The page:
US Election Mail To Be Handled ‘Securely And On Time’ Postmaster Tells Senate
U.S. Postmaster General Louis DeJoy told a U.S. Senate committee Friday he has no policy changes regarding election mail for the 2020 election, and he promised all mailed-in ballots would be handled “securely and on time” for the November election.
DeJoy appeared virtually before the U.S. Senate Homeland Security and Governmental Affairs Committee. It was the first time the U.S. Postal Service leader answered lawmakers’ questions about mail slowdowns attributed to his cost-cutting policies that have spurred worries about the delivery of vote-by-mail ballots for the November election.
But while he gave his assurances, DeJoy could not provide a detailed plan as to how he would ensure the ballots would be delivered on time, saying only the postal service was “very committed.”
After he took office in June, DeJoy swiftly implemented cost-cutting efforts, including cutting overtime hours, removing mail sorting machines and mailboxes, and eliminating extra mail delivery trips to ensure on-time mail delivery. A USPS inspector general report issued the day DeJoy took office cited high overtime costs as room for cost savings.
Republicans on the committee, including committee Chairman Wisconsin Senator Ron Johnson, defended DeJoy’s actions, saying the efforts to make the post office more cost-effective and efficient are long overdue. They accused Democrats of playing politics.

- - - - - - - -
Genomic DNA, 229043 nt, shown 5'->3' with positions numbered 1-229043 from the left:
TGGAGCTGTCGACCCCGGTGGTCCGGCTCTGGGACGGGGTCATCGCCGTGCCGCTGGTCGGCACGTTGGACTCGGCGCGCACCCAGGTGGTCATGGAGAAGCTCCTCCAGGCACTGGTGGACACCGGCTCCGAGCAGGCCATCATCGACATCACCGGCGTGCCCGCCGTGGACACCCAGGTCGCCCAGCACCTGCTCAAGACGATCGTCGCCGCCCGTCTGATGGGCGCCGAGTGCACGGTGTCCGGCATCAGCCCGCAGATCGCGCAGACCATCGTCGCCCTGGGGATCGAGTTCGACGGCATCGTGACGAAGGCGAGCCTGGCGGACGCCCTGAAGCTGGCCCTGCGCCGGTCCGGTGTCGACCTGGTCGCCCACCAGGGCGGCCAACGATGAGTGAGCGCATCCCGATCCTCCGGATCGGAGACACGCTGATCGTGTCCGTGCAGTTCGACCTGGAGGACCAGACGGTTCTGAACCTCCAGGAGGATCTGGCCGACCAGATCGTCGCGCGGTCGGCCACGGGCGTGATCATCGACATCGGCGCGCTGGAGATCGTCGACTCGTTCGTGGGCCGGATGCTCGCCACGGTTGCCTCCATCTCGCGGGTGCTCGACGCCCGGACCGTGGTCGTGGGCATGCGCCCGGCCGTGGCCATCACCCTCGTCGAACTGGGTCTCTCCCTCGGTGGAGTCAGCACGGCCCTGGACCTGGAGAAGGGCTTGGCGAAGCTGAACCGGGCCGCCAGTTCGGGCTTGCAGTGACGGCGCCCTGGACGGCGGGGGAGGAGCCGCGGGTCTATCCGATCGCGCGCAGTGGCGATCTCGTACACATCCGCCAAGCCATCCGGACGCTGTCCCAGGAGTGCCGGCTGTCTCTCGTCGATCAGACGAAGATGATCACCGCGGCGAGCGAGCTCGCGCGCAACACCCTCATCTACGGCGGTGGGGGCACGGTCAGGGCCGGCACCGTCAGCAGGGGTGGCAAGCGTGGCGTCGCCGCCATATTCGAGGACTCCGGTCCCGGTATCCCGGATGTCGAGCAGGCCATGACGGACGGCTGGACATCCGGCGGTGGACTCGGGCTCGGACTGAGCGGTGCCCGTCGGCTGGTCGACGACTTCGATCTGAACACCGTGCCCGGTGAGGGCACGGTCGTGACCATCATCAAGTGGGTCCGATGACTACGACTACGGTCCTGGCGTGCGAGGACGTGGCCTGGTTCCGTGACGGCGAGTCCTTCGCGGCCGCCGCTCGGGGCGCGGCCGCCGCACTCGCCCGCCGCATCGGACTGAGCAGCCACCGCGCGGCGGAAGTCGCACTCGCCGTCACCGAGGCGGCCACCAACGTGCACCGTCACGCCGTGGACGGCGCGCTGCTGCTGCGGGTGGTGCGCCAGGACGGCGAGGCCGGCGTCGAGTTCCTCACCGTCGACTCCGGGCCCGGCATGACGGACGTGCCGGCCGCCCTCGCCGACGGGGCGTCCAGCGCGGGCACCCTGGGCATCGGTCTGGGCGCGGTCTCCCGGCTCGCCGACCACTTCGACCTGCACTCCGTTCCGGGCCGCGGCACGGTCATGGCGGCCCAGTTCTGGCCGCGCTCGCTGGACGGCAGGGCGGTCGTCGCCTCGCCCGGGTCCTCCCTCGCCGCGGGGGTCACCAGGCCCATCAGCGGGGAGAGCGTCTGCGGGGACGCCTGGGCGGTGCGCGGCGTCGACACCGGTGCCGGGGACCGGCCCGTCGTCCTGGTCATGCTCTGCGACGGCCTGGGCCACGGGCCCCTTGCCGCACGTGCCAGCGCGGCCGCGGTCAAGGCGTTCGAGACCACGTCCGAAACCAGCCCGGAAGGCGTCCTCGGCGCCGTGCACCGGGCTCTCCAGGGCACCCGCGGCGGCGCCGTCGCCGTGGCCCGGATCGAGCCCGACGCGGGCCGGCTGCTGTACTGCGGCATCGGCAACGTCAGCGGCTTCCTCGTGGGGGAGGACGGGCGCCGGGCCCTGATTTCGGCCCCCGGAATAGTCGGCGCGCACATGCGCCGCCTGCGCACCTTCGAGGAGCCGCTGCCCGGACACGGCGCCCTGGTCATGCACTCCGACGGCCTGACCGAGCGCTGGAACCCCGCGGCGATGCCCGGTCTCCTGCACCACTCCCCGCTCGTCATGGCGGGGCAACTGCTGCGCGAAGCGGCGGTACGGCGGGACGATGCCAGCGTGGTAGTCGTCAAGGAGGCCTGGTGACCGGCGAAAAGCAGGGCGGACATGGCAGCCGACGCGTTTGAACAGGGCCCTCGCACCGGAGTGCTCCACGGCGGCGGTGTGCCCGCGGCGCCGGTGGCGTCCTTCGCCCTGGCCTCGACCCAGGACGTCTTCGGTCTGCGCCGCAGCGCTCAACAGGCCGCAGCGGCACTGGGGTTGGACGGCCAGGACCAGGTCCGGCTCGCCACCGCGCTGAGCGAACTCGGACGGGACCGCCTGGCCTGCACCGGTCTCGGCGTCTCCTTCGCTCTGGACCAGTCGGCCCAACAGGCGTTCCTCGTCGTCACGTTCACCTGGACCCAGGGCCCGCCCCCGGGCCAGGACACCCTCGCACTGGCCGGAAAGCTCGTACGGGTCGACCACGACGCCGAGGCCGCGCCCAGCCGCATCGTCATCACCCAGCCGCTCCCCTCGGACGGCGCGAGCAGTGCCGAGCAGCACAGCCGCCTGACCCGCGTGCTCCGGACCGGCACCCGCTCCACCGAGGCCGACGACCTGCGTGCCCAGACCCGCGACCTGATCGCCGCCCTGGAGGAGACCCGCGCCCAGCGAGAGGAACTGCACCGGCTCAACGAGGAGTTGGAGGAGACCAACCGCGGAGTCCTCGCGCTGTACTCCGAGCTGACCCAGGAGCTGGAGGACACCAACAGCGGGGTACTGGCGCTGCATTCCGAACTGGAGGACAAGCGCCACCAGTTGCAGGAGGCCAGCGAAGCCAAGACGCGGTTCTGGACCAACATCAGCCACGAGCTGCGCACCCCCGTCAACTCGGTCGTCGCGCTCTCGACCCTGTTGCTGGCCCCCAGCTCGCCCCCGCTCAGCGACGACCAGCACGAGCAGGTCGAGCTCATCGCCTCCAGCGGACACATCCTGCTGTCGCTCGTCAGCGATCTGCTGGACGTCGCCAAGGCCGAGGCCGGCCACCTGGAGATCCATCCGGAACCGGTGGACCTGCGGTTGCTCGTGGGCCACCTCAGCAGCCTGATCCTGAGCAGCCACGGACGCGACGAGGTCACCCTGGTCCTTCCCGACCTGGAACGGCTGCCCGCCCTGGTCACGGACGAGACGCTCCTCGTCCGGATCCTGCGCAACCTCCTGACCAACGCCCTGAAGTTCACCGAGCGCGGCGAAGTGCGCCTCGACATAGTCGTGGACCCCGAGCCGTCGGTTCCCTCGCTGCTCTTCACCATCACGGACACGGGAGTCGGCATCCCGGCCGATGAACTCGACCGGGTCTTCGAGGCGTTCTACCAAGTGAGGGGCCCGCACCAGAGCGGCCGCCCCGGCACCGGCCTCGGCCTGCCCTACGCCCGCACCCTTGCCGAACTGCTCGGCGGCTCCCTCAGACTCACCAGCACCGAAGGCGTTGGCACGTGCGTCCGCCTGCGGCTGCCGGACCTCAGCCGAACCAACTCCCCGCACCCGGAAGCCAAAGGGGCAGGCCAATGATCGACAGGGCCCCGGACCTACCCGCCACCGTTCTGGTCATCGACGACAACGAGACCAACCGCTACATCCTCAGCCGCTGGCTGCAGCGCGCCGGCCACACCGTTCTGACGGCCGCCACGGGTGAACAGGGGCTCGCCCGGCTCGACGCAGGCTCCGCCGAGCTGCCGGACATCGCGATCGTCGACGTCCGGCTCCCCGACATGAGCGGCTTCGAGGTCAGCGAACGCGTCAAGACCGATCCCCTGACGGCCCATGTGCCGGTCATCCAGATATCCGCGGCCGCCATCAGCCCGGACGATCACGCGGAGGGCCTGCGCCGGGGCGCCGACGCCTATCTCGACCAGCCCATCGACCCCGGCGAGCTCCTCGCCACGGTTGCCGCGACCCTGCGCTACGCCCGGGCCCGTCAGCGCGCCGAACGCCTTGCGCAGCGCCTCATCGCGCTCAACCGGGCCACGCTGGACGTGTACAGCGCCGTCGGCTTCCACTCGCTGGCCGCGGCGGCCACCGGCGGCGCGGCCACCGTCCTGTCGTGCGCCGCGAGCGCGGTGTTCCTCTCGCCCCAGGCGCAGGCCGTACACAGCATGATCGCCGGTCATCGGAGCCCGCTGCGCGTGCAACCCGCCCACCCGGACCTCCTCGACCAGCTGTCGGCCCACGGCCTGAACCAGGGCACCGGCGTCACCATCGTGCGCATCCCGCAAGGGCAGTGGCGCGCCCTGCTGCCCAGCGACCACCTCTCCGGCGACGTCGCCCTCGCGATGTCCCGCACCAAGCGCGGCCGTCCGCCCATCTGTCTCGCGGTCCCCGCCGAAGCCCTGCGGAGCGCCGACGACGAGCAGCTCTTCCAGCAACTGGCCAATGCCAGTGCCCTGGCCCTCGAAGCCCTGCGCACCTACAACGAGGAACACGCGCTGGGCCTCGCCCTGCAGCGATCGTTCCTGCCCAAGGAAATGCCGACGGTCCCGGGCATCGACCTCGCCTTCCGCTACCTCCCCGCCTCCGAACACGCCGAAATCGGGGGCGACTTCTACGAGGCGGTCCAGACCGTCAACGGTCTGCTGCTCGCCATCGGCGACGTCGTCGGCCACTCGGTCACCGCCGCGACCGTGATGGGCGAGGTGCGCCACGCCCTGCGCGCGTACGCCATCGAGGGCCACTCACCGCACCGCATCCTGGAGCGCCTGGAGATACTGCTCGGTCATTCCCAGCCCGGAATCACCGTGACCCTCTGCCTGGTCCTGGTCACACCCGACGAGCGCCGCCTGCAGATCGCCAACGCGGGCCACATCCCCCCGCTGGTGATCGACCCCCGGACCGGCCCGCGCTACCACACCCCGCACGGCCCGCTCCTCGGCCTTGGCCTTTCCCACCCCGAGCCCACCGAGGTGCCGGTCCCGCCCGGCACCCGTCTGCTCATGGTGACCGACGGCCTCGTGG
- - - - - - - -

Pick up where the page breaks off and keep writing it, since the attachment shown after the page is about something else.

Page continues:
Democrats on the committee, including ranking member Michigan Senator Gary Peters, however, said the concerns about post office slowdowns he is hearing from his constituents “are not manufactured.”
Democrats also are expressing concern about DeJoy’s motives as he was a supporter and donor to U.S. President Donald Trump’s 2016 presidential election campaign. The president has insisted several times and without evidence that voting by mail would be subject to fraud.
DeJoy told the panel he believed in voting by mail and he, himself, had voted by mail. He also said the procedures to remove sorting machines that had been determined to be under-utilized and removing mailboxes were part of policies and procedures in place before he got there. Earlier this week he suspended any further such actions until after the election.
But he also told the panel he had no plans to replace any of the machines or mailboxes that had been removed.
DeJoy is scheduled to appear Monday before the U.S. House Oversight Committee in another virtual hearing, and the House is scheduled to vote Saturday on legislation to provide $25 billion to address funding shortfalls at the U.S. Postal Service.